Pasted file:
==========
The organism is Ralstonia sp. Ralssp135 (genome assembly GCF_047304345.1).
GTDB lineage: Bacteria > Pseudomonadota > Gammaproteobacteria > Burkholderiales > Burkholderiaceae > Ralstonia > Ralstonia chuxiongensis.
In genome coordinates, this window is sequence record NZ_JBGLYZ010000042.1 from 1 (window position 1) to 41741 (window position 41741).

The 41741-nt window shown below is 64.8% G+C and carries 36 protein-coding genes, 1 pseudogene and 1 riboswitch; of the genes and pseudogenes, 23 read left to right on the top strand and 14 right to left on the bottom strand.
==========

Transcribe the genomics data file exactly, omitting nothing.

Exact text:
The organism is Ralstonia sp. Ralssp135 (genome assembly GCF_047304345.1).
GTDB lineage: Bacteria > Pseudomonadota > Gammaproteobacteria > Burkholderiales > Burkholderiaceae > Ralstonia > Ralstonia chuxiongensis.
In genome coordinates, this window is sequence record NZ_JBGLYZ010000042.1 from 1 (window position 1) to 41741 (window position 41741).

The 41741-nt window shown below is 64.8% G+C and carries 36 protein-coding genes, 1 pseudogene and 1 riboswitch; of the genes and pseudogenes, 23 read left to right on the top strand and 14 right to left on the bottom strand.